In other words, it’s the same thing iPod users do when they insist that Shuffle mode is not actually random, but is rather capable of “sensing” what songs would work well back-to-back, or even capable of reading their minds. Apple engineers insist that random mode is as random as a computer can get, but our brains tell us otherwise. We’re really good at finding coincidence where there is none. Making connections is what we do. Our brains will scramble like hell to map the un-mappable, connect the un-connectable, and to draw false (but pleasing) meaning from perceived confluences. We’re a trip, man.

IV) Solveig Slettahjell != iPod Malfunction

Solveig So there’s all this wispy stuff out there – tendrils of information intertwining in our minds. For the most part we do a good job of filtering out the stuff we’re not paying attention to, and focusing on what we want to hear. But every now and then, improbable textures collide in mid-air and transform themselves into some kind of freaky new whole.

I’m not sure what made me pick up Solveig Slettahjell’s Good Rain. Slettahjell is a lovely Scandinavian jazz singer with a sliver of Bjork in her face and voice (but isn’t that true of all beautiful Scandinavians?), sans swan dress. And another sliver of Norah Jones. Maybe it was the name of her backup band that got me: “The Slow Motion Quintet.” Oooh, I loves me my slow motion – this must be good!


Truth is, I hadn’t given the record much of a listen since coming into it six months ago. Then, while pounding my way through the daily bike commute home a few days ago with the iPod in shuffle mode, I started to hear what sounded like a print-through effect rolling through one of her tracks. My first thought was that something had gone terribly wrong with the iPod. Sultry vocal jazz in one ear, back-masked synth warbles in the other. A rhythm section working contrapuntally to the cadence. Felt like I was simultaneously hearing laid-back Scandinavian vocal jazz, Bohemian drums, and left-field electronica all at once. And yet, all of the pieces somehow fit. I assumed that these disparate sounds couldn’t be thrown together intentionally – that I was actually hearing multiple sound sources at once, and was merely having a paranoia-critical moment. Had to stop both the bike and track to make sure I wasn’t hearing audio from an external source.

I wasn’t.

The track was composed this way – but my expectations of her style* had fooled my brain into thinking that she was too “straight” to get all experimental on my ass, and that I must therefore be hearing something else.

Like tooth imprints on a corndog, these fly-away particles of meaning drill deep into the imagination of humans, looking for love in all the wrong places. The brain truly is great.

* Most of Slettahjell’s stuff isn’t like this; the record is lovely, but don’t buy it assuming you’ll get an ear-load of experimental sonic layering. There’s a bit of it going on, but the Slow Motion Quintet is pretty restrained, with the exception of this song.

About Scot Hacker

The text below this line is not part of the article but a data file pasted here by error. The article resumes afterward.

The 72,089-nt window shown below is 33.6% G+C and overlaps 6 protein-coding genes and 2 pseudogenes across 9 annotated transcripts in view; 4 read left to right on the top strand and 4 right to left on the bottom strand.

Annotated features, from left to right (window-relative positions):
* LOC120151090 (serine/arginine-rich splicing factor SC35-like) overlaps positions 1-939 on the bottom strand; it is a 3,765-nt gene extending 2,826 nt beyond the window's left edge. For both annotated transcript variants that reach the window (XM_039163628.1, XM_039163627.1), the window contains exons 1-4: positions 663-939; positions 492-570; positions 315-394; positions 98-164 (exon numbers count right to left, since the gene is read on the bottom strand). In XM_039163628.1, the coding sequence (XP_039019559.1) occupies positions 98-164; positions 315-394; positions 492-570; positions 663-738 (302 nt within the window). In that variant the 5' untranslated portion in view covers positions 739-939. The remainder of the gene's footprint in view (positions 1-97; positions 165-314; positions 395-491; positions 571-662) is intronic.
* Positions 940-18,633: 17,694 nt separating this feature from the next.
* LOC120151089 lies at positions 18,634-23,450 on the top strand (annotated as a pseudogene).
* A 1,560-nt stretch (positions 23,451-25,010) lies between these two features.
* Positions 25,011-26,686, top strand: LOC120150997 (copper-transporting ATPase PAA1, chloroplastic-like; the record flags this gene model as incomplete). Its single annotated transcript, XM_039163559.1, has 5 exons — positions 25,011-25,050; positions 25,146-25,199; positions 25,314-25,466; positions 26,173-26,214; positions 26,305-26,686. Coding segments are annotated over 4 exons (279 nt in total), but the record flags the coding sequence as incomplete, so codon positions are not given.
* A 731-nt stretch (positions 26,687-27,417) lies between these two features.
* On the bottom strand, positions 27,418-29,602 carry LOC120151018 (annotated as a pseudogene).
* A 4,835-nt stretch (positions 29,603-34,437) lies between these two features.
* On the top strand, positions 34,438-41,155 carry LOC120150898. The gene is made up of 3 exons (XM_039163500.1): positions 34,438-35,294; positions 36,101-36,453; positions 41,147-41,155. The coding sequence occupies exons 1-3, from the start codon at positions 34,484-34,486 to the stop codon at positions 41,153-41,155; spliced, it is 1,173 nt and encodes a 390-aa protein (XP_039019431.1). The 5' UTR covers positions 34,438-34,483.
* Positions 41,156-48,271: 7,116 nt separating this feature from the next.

Scot Hacker is a web developer, teacher, and blogger living in Northern California. He is the author of Can You Get to That? The Cosmology of P-Funk and Understanding Liberace: Grooving With The Fey Heckler. He works by day as webmaster at the UC Berkeley Graduate School of Journalism and Knight Digital Media Center, and runs Birdhouse Web and Mail Hosting on the side. Hacker is the author of The BeOS Bible and MP3: The Definitive Guide, and posts near-daily on random stuff at Scot Hacker's foobar blog. He's ecstatic that we're sitting on 100 years of recorded music history. How I Got Stuck When was the last time you bought a record because of the cover? 25 years before MP3s, I used to make a weekly pilgrimage to Cheap Thrills in San Luis Obispo with friends, where we'd surf through dusty wooden bins, de-flowering ourselves in a mist of vinyl, grabbing piles of cut-outs about which we knew virtually nothing. Junior Samples, Temple City Kazoo Orchestra, The Buggles, Paul Desmond, Instant Chic, Smithsonian collections, Robert Moog, Dream Syndicate... didn't matter. If the cover was cool, we assumed there was a good chance the music would turn us on. And we were often right. In that humongous wooden warehouse, between around 1977 and 1984, my musical universe bloomed. There were also duds - dumptruck loads of duds. The lesson that a great cover doesn't tell you jack about the music inside was a long time coming (the inverse correlation - that great music was often hidden behind terrible artwork - came much later). But it didn't matter, because cut-outs never cost more than a couple-three bucks, and all the good shit we uncovered made it worthwhile. In high school, I (for the most part) ignored the music going on around me. The jocks and aggies could keep their Rick Springfield and their Jefferson Starship - we were folding papers after school to The Roches and Zappa and Talking Heads and PiL. But inevitably, some of the spirit of that time stuck with me. ELO and McCartney wormed their way (perhaps undeservedly) into my heart. No one escapes high school without an indelible tattoo on their soul describing the music of that time. When I went away to college, the alt/grunge scene was being born, and getting chicks required familiarity with The Pixies and Porno for Pyros. I couldn't quite figure how these bands were supposed to be as interesting as Meat Puppets or Cecil Taylor or Syd Barrett, but I went along for the ride for a while, best I could. But I never quite "got" alt-rock. Never understood why The Pixies were elevated in the public imagination over a thousand bands I thought were so much more inventive / rocking / interesting. What exactly was Frank Black offering the world that Lou Reed had not? In general, I like music carved in bold strokes - extremely rockin', or extremely beautiful, or extremely weird... I like artists that have a unique sound, something I can hang my hat on. I love Mission of Burma and The Slits and The American Anthology of Folk Music and Devendra Banhart and Bowie and Nick Drake and Eric Dolphy and Ali Farka Toure and Marvin Pontiac. If you were to ask me who was the last great rock and roll band, I'd be likely to answer "The Minutemen." I know it's not true, but I'd say it anyway. And yet, in a weird way, I totally believe it. Today while jogging, I listened to a long interpretation by the Unknown Instructors: "Punk Is Whatever We Made It To Be" - half-spoken / half-sung sonic collage of some of D. Boon's best stanzas. Boon's powerful words rained like hammers and I felt like I was back in 1980, careening down the highway in a green VW bug with The Stooges blasting. It was that spirit of amazement that I used to live for - the one I never got from the 90s indie scene. And then, just as quickly, I thought "God, I'm living in the past. I suck." I'm stuck. I have vast collections of LPs, CDs, and MP3s. I listen to music for hours each day, and yet I'm completely out of it, musically speaking. I confess -- I've never listened to Guns-n-Roses or Pearl Jam or Prince, and I've only recently heard "Nevermind" in its entirety. If it weren't for Twitter, I wouldn't even know Lady Gaga existed. I'm oblivious to the stuff that supposedly matters to "music people." It's not like I'm totally unaware of pop music. I just have a finely tuned ability to tune out whatever doesn't interest me. I don't quite know how to explain it. I can only say that my friends register shock when they learn that I've never heard of Elliot Smith. And yet I do not feel thirsty. I'm always open to being turned on. But I learned long ago that, unfortunately, you can't trust beautiful cover art to promise great music, and you can't always trust your friends to push your music buttons. I'm happy to listen to damn near anything. And every now and then, that "anything" will turn into something that will become important to me over time. Something that will last. I like music with staying power. Belle and Sebastien have a certain appeal, but I don't think they're going to occupy even the tiniest slot in my consciousness in 20 years. But the power and inventiveness of the Art Ensemble of Chicago, John Fahey, Robert Wyatt, Can, The Carter Family, The Clash, will never dissipate. I have little interest in the "new" factor. I could not care less whether this year's model is the baddest thing going on in Atlanta or a rare gem rescued from 78 rpm oblivion by Robert Crumb. It's all the same to me. Just squeeze my lemon / 'till the juice runs down my leg. Please. A friend once said that he felt lucky to have been born so late in history, because the later you're born, the more history you have to work with. I don't think I really understood what he was saying until I was about 40. It's not about being born late, it's about this massive archive we're sitting on - the entire history of recorded music under our butts, which we can either choose to ignore or to mine for all it's worth. Every hour I spend checking out the flavor of the month is an hour I haven't spent with David Thomas or Richard Hell or Shuggie Otis. Life's too short. I'm going to use this site to drift back and forth through musical history, modernity be damned. You turn me on, I'm a radio. Let me know what I'm missing. shacker's station at